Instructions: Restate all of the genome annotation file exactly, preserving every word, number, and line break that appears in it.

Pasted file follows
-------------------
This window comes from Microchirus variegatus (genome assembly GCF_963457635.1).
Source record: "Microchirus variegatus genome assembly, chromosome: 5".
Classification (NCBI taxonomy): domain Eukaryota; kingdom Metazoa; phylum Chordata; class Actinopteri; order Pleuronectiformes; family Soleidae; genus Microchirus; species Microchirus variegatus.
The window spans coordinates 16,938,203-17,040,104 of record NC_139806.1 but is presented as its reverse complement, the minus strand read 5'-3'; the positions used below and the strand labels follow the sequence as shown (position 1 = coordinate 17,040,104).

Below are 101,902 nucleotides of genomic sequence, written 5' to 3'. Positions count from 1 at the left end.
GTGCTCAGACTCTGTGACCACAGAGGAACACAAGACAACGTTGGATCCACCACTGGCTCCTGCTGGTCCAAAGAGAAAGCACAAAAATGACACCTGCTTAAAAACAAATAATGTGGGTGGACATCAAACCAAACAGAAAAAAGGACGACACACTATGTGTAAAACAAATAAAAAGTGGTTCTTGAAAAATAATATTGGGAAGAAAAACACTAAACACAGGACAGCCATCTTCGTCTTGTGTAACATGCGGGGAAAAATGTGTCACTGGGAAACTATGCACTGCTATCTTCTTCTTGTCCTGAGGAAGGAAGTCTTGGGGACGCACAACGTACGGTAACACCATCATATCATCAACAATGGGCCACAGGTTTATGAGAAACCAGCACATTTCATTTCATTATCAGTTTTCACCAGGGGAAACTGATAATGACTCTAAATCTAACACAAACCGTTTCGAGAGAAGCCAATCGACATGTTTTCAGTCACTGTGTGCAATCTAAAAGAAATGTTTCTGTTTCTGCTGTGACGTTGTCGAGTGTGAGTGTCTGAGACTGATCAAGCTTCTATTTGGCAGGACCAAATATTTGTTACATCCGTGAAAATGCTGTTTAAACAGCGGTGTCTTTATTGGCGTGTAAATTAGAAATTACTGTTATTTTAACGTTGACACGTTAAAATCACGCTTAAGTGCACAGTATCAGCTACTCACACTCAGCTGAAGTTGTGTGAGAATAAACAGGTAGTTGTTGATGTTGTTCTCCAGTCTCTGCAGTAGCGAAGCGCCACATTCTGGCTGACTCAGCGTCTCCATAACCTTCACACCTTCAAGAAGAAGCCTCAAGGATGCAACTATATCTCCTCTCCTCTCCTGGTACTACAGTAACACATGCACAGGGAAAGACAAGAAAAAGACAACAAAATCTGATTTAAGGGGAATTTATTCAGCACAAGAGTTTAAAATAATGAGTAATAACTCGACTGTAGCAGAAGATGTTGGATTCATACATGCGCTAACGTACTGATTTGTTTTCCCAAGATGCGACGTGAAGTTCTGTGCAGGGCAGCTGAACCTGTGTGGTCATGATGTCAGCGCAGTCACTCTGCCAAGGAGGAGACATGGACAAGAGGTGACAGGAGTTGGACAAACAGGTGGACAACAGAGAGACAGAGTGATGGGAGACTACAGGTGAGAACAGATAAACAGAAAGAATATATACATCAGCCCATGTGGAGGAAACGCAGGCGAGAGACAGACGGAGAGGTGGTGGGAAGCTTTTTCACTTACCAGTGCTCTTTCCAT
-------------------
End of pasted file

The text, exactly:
This window comes from Microchirus variegatus (genome assembly GCF_963457635.1).
Source record: "Microchirus variegatus genome assembly, chromosome: 5".
Classification (NCBI taxonomy): domain Eukaryota; kingdom Metazoa; phylum Chordata; class Actinopteri; order Pleuronectiformes; family Soleidae; genus Microchirus; species Microchirus variegatus.
The window spans coordinates 16,938,203-17,040,104 of record NC_139806.1 but is presented as its reverse complement, the minus strand read 5'-3'; the positions used below and the strand labels follow the sequence as shown (position 1 = coordinate 17,040,104).

Below are 101,902 nucleotides of genomic sequence, written 5' to 3'. Positions count from 1 at the left end.
GTGCTCAGACTCTGTGACCACAGAGGAACACAAGACAACGTTGGATCCACCACTGGCTCCTGCTGGTCCAAAGAGAAAGCACAAAAATGACACCTGCTTAAAAACAAATAATGTGGGTGGACATCAAACCAAACAGAAAAAAGGACGACACACTATGTGTAAAACAAATAAAAAGTGGTTCTTGAAAAATAATATTGGGAAGAAAAACACTAAACACAGGACAGCCATCTTCGTCTTGTGTAACATGCGGGGAAAAATGTGTCACTGGGAAACTATGCACTGCTATCTTCTTCTTGTCCTGAGGAAGGAAGTCTTGGGGACGCACAACGTACGGTAACACCATCATATCATCAACAATGGGCCACAGGTTTATGAGAAACCAGCACATTTCATTTCATTATCAGTTTTCACCAGGGGAAACTGATAATGACTCTAAATCTAACACAAACCGTTTCGAGAGAAGCCAATCGACATGTTTTCAGTCACTGTGTGCAATCTAAAAGAAATGTTTCTGTTTCTGCTGTGACGTTGTCGAGTGTGAGTGTCTGAGACTGATCAAGCTTCTATTTGGCAGGACCAAATATTTGTTACATCCGTGAAAATGCTGTTTAAACAGCGGTGTCTTTATTGGCGTGTAAATTAGAAATTACTGTTATTTTAACGTTGACACGTTAAAATCACGCTTAAGTGCACAGTATCAGCTACTCACACTCAGCTGAAGTTGTGTGAGAATAAACAGGTAGTTGTTGATGTTGTTCTCCAGTCTCTGCAGTAGCGAAGCGCCACATTCTGGCTGACTCAGCGTCTCCATAACCTTCACACCTTCAAGAAGAAGCCTCAAGGATGCAACTATATCTCCTCTCCTCTCCTGGTACTACAGTAACACATGCACAGGGAAAGACAAGAAAAAGACAACAAAATCTGATTTAAGGGGAATTTATTCAGCACAAGAGTTTAAAATAATGAGTAATAACTCGACTGTAGCAGAAGATGTTGGATTCATACATGCGCTAACGTACTGATTTGTTTTCCCAAGATGCGACGTGAAGTTCTGTGCAGGGCAGCTGAACCTGTGTGGTCATGATGTCAGCGCAGTCACTCTGCCAAGGAGGAGACATGGACAAGAGGTGACAGGAGTTGGACAAACAGGTGGACAACAGAGAGACAGAGTGATGGGAGACTACAGGTGAGAACAGATAAACAGAAAGAATATATACATCAGCCCATGTGGAGGAAACGCAGGCGAGAGACAGACGGAGAGGTGGTGGGAAGCTTTTTCACTTACCAGTGCTCTTTCCAT